Consuming a RESTful Web Service with Backbone.js :: Learn how to retrieve web page data with Backbone.js.
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This guide walks you through writing a simple Backbone client that consumes a Spring MVC-based RESTful web service.

What you will build

You will build a Backbone client that consumes a Spring-based RESTful web service. Specifically, the client will consume the service created in Building a RESTful Web Service with CORS.

The Backbone client will be accessed by opening the index.html file in your browser, and will consume the service accepting requests at:

The service will respond with a JSON representation of a greeting:

{"id":1,"content":"Hello, World!"}

The client will render the ID and content into the DOM.

You can customize the greeting with an optional query string in the url:


The code will send a parameter to the REST endpoint and render a custom greeting into the DOM.

What you’ll need

  • About 15 minutes

  • A favorite text editor

  • A modern web browser

  • An internet connection

  • Node.js and Git pre-installed

  • Bower installed as a global node.js JavaScript package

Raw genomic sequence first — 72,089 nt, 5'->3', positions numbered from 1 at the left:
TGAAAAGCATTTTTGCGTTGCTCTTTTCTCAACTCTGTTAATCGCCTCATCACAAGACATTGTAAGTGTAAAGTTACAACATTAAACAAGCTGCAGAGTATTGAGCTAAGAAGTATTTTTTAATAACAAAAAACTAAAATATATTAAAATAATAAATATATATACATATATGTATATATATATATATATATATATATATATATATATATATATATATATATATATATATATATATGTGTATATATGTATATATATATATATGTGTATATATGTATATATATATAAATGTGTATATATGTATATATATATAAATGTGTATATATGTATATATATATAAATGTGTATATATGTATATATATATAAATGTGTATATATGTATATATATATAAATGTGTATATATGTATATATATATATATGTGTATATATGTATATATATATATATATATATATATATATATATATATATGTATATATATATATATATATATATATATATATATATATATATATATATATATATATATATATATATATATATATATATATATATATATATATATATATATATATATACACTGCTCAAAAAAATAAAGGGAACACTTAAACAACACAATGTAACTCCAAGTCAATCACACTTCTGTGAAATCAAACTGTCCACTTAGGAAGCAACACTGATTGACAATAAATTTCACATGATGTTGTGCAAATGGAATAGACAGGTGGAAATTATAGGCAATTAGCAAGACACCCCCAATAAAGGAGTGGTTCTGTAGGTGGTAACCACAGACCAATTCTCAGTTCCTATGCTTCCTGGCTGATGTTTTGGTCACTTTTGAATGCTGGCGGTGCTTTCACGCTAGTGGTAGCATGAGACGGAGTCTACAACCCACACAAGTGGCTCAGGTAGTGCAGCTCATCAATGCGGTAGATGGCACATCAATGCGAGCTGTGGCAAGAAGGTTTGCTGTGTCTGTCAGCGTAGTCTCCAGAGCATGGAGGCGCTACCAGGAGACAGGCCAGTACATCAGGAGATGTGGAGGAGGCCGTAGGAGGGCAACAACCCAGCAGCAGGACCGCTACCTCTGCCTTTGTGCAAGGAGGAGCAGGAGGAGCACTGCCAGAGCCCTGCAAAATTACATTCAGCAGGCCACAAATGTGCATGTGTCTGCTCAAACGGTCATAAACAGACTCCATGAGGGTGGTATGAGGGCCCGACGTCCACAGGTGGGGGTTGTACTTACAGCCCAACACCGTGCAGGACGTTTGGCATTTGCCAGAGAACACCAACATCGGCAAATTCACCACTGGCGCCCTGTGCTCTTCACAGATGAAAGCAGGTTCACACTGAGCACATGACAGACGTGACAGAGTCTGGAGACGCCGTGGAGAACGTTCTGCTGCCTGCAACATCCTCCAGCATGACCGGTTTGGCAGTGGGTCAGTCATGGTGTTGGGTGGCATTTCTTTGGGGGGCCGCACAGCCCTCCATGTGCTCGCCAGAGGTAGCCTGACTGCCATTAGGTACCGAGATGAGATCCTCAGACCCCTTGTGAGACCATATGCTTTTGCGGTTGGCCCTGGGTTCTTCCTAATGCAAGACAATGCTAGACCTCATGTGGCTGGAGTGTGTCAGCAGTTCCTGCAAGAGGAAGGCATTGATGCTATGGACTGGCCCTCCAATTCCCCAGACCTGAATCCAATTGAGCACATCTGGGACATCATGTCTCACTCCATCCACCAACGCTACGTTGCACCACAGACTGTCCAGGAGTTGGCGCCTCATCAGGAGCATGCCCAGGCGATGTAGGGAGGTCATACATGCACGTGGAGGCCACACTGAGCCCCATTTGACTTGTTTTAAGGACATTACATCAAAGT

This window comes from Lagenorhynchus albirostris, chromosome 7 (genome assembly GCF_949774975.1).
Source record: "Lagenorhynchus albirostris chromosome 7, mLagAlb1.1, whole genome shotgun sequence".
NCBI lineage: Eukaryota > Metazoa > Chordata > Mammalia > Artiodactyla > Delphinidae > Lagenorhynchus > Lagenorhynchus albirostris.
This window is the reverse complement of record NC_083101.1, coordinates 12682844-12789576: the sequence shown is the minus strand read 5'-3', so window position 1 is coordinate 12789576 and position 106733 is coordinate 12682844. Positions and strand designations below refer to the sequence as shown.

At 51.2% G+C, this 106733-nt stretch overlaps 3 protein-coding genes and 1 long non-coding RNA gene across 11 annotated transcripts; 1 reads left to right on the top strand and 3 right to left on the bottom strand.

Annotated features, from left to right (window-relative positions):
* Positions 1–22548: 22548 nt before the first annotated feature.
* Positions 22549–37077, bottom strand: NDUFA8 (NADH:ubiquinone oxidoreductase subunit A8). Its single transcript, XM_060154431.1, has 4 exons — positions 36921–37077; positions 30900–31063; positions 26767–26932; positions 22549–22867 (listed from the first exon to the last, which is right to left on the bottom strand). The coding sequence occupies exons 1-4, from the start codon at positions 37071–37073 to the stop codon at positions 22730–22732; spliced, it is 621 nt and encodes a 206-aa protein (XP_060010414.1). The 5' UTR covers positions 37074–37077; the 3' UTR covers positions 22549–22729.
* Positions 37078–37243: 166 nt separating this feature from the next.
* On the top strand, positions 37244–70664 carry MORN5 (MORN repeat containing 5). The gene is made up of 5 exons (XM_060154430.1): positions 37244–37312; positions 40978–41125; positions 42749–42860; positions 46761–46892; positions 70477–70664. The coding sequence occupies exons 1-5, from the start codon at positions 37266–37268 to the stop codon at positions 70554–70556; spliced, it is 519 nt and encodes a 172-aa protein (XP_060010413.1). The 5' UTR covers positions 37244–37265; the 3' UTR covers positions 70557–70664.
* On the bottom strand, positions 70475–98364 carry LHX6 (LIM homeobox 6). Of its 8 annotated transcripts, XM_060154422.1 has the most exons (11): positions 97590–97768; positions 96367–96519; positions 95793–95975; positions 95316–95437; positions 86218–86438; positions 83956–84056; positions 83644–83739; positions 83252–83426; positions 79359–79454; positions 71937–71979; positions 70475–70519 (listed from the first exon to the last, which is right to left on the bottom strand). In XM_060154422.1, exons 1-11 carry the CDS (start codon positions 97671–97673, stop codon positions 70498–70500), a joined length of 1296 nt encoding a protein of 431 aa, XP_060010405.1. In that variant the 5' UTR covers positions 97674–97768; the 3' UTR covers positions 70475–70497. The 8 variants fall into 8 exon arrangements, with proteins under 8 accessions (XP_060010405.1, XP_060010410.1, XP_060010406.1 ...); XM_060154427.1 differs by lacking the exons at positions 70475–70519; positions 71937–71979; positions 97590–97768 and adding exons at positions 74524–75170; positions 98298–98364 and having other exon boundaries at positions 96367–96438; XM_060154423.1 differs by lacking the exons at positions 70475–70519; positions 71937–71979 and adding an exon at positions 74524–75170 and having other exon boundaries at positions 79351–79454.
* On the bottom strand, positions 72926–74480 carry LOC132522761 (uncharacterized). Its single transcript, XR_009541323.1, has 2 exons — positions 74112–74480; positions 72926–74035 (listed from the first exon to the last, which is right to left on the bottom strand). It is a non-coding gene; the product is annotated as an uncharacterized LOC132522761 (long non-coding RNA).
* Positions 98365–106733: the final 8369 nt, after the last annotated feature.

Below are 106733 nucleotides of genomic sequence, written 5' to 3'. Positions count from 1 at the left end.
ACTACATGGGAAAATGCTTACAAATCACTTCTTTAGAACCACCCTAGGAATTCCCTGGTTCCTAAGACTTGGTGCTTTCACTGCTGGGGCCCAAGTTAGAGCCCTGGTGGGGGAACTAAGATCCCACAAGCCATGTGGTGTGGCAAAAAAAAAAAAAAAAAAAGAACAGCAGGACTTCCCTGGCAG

Create bower configuration files

First, create a bower control file, .bowerrc. This file tells bower where to put the JavaScript dependencies. The .bowerrc file should be located at the root of the project ({project_id}/initial) and formatted as JSON:



From a command prompt at the root of the project, run bower init. This will create a bower.json file that describes each JavaScript package required by the project. Bower will ask for several bits of information such as a project name, license, etc. If in doubt, just press Enter to accept the defaults.

Next, use bower to install Backbone (since we’re using JavaScript modules, we’ll use the AMD version of Backbone), jQuery and Lodash (an alternative to Underscore), and an AMD module loader such as curl.js. From the command prompt, type:

bower install --save backbone-amd#~1
bower install --save jquery#~2
bower install --save lodash#~1
bower install --save curl#~0.8